Peroxidase activity (units/ml) in the cell extract and the medium is calculated according to the formula: ##EQU2##
One unit of enzyme activity is defined as μmoles of substrate utilised per minute. Where Δ/min is the change in absorbence per minute at 436 nm, and the constant 25.5 is the molar extinction coefficient (cm2 /mole) for tetra-guaiacal.
FIG. 2 of the accompanying drawings represents a graph showing the peroxidase production profile in the medium from a suspension root cell culture of Acer psuedoplatanus in 250 mL Erlenmeyer flasks. On day 8 of culture there is a substantial increase in medium peroxidase activity to reach 34,500 units per litre of medium. This level of activity corresponds to approximately 80% of total peroxidase activity in the culture. Thus it would appear that day 8 of the culture is optimum for the extraction of peroxidase.
Extraction of peroxidase from the culture is achieved by conventional downstream processing techniques, and here the advantage of this process lies in the fact that approximately 80% of the peroxidase is present in the culture medium and therefore is relatively easily extracted. After separating the cells from the medium, the latter is concentrated using ultrafiltration by first passing the liquor through a 100,000 molecular weight cut-off filter, followed by a 20,000 molecular weight cut-off filter. For high purity enzyme conventional chromatography techniques can be employed.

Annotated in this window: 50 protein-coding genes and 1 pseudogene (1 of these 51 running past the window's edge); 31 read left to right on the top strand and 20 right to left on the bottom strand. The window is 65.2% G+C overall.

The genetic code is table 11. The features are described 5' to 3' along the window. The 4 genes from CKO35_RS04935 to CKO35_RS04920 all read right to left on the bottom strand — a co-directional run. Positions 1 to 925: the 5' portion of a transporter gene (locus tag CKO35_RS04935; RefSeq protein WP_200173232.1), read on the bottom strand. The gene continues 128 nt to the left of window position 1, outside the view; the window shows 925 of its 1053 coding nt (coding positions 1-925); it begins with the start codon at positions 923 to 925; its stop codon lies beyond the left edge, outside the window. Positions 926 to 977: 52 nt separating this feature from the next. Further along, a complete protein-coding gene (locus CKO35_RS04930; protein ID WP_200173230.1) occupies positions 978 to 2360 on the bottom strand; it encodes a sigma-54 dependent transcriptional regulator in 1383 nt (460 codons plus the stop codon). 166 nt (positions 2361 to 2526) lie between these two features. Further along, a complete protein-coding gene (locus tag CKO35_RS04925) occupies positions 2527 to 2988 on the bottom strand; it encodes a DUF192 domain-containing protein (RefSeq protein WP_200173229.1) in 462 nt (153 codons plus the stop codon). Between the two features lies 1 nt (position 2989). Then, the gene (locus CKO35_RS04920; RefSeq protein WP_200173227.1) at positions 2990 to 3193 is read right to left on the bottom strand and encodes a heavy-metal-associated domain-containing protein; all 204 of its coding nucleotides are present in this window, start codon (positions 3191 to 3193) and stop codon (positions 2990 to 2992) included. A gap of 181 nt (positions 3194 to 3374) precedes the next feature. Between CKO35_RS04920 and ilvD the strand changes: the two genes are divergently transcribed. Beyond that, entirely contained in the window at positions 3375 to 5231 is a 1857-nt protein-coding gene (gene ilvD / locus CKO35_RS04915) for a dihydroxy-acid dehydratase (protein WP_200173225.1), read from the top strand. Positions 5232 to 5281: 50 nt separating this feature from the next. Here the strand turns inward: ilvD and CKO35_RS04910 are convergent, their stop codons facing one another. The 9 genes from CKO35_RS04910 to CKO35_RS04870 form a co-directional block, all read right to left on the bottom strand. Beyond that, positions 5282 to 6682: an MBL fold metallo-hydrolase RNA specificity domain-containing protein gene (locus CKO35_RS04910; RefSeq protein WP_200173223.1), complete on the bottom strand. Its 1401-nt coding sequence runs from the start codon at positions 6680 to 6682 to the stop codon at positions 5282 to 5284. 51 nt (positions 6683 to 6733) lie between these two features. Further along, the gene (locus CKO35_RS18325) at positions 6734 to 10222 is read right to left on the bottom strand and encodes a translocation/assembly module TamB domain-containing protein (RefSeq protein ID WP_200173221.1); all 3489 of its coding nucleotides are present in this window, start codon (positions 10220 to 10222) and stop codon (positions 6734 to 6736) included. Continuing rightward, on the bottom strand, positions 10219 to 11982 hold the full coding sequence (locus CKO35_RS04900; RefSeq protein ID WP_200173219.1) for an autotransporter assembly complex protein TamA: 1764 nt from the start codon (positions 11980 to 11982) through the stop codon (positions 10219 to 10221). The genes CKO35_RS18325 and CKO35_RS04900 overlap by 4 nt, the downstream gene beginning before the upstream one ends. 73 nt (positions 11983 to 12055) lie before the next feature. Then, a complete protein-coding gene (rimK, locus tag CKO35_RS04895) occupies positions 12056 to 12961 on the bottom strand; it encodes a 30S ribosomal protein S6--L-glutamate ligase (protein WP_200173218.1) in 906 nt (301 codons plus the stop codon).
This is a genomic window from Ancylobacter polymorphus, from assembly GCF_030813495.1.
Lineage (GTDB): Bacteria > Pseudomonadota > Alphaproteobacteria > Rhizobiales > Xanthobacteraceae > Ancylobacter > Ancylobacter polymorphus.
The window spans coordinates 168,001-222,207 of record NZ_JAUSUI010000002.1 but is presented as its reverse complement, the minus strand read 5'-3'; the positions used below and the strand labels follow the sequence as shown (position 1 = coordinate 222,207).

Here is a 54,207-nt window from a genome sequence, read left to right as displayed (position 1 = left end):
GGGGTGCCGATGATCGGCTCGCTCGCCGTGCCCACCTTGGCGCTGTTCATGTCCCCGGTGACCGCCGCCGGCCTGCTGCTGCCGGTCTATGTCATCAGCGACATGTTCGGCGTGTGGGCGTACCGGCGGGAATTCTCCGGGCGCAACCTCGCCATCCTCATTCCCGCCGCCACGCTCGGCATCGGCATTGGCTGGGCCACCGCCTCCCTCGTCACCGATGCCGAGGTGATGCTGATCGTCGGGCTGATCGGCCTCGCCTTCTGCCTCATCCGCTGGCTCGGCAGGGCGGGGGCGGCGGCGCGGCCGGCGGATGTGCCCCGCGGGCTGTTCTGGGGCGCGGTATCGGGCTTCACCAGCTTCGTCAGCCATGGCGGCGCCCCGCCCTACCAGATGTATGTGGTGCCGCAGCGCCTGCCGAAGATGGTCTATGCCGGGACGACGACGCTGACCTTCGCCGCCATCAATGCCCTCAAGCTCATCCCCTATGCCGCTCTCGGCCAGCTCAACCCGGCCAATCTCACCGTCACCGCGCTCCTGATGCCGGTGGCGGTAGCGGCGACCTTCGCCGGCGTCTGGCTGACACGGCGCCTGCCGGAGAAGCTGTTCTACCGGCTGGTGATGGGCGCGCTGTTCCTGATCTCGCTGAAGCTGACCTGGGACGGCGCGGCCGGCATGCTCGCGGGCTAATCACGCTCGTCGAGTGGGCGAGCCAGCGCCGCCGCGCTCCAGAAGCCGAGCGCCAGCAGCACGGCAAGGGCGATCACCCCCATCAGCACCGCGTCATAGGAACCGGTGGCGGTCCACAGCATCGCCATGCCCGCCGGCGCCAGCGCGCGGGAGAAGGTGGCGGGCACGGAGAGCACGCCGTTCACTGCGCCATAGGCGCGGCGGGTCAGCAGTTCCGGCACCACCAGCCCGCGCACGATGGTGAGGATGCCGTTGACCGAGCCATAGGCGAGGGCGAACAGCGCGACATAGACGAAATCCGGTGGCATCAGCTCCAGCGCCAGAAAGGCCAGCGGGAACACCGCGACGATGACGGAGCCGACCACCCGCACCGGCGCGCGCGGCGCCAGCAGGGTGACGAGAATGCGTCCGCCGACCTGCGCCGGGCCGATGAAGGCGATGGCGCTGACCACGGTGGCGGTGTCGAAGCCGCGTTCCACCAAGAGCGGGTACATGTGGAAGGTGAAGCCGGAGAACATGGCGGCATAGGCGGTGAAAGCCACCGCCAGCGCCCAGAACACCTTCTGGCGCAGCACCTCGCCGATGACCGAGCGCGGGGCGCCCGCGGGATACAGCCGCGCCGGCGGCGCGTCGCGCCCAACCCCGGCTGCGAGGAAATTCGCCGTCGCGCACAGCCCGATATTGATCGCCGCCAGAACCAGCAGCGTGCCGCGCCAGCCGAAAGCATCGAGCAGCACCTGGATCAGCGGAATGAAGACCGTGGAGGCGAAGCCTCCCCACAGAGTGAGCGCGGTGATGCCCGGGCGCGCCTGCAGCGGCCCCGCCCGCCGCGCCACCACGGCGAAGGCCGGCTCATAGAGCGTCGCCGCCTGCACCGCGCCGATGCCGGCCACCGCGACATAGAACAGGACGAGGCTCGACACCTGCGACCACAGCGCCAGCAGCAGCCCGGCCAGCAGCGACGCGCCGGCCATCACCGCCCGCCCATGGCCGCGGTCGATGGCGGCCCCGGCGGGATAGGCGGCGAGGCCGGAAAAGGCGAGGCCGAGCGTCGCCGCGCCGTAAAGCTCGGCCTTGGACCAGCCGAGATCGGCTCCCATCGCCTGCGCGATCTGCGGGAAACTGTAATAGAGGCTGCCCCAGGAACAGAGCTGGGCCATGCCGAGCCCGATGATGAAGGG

The characteristics of the peroxidase product obtained are as follows:
Molecular weight (gel filtration): about 37000;
pH range: 4 to 9;
Optimum pH: 5.5;
Optimum assay: 45° C.